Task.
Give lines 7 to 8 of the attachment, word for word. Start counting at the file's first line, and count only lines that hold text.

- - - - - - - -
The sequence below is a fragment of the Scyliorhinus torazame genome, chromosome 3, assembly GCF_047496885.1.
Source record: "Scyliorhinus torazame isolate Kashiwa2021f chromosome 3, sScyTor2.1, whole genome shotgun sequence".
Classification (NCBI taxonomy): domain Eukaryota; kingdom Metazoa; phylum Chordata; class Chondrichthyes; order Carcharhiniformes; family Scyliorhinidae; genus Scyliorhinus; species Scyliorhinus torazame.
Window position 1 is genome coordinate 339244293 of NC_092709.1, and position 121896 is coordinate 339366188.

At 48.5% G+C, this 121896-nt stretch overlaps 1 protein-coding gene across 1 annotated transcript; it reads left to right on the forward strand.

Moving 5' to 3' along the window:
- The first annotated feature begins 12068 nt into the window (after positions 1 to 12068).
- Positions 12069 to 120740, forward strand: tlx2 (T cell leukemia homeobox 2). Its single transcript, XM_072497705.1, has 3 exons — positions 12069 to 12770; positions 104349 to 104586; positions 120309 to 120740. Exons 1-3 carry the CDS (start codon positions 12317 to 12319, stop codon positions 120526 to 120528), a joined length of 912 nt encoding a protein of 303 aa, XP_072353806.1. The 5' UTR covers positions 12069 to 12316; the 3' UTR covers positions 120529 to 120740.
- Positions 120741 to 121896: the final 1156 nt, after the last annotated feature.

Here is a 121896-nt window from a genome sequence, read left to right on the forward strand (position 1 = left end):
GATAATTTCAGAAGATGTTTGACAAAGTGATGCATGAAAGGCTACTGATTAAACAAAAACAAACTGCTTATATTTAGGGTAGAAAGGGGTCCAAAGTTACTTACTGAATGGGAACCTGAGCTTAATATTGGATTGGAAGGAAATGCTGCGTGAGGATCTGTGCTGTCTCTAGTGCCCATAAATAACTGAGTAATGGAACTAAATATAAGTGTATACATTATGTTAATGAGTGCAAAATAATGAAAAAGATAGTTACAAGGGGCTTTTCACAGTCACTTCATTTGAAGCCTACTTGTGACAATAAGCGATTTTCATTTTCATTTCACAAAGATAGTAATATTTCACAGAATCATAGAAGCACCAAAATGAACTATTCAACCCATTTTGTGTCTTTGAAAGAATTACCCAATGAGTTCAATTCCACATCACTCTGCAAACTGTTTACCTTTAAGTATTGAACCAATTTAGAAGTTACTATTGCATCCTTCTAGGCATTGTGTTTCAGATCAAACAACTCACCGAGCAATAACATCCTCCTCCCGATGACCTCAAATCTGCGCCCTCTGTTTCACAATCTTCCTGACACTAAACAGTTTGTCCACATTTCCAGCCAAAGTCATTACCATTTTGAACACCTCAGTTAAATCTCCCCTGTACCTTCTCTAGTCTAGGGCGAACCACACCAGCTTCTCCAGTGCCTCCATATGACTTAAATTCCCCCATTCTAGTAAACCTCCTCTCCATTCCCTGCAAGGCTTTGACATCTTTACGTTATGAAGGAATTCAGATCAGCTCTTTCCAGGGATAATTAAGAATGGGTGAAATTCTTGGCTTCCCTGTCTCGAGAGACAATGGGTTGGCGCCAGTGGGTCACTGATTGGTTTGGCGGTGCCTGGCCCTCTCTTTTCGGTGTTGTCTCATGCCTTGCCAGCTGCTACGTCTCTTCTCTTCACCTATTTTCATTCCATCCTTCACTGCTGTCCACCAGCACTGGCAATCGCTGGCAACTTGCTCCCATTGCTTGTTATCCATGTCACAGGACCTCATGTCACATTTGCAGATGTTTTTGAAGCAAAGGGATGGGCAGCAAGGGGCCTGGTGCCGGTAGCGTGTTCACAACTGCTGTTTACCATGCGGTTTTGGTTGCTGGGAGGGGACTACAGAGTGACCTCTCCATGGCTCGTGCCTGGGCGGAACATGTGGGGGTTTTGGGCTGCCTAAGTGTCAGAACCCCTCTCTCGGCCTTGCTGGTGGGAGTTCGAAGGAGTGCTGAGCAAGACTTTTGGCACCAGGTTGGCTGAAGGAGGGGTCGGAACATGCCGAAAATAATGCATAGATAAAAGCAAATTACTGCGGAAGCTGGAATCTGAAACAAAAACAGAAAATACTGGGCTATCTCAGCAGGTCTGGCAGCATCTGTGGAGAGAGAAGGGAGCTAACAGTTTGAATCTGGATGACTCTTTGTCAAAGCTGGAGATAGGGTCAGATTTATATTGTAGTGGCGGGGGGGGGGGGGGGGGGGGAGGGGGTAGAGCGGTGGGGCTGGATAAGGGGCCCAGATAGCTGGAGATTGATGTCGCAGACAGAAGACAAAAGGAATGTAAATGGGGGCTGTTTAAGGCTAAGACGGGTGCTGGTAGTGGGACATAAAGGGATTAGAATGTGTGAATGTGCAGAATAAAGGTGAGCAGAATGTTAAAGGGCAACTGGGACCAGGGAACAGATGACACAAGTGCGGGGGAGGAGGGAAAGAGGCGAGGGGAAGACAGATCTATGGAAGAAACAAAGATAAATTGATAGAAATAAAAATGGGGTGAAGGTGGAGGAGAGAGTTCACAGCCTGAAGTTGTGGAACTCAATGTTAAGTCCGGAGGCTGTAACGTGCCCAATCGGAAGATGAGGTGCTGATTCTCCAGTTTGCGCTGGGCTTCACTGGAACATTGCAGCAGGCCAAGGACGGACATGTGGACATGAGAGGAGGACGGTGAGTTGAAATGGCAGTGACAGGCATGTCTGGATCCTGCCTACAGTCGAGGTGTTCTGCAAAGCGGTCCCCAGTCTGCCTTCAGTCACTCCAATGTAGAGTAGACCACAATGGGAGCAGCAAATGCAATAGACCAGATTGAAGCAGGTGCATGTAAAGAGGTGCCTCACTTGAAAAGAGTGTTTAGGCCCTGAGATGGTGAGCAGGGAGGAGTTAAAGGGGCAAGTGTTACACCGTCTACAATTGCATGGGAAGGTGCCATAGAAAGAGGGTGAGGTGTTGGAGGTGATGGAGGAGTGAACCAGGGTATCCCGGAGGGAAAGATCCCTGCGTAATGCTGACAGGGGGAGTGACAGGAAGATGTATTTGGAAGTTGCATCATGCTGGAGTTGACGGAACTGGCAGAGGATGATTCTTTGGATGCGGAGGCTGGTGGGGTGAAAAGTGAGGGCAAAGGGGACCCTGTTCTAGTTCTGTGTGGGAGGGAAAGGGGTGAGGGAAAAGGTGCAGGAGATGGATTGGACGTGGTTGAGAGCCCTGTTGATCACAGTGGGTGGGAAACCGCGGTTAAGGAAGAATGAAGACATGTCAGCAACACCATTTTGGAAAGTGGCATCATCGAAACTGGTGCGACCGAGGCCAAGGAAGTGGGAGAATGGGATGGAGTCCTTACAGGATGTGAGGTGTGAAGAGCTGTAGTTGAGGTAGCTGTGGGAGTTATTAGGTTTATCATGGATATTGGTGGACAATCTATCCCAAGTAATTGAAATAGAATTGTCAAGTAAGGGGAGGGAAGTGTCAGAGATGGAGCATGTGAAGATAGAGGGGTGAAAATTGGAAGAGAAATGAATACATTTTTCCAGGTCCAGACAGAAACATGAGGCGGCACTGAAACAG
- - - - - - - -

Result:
- The first annotated feature begins 12068 nt into the window (after positions 1 to 12068).
- Positions 12069 to 120740, forward strand: tlx2 (T cell leukemia homeobox 2). Its single transcript, XM_072497705.1, has 3 exons — positions 12069 to 12770; positions 104349 to 104586; positions 120309 to 120740. Exons 1-3 carry the CDS (start codon positions 12317 to 12319, stop codon positions 120526 to 120528), a joined length of 912 nt encoding a protein of 303 aa, XP_072353806.1. The 5' UTR covers positions 12069 to 12316; the 3' UTR covers positions 120529 to 120740.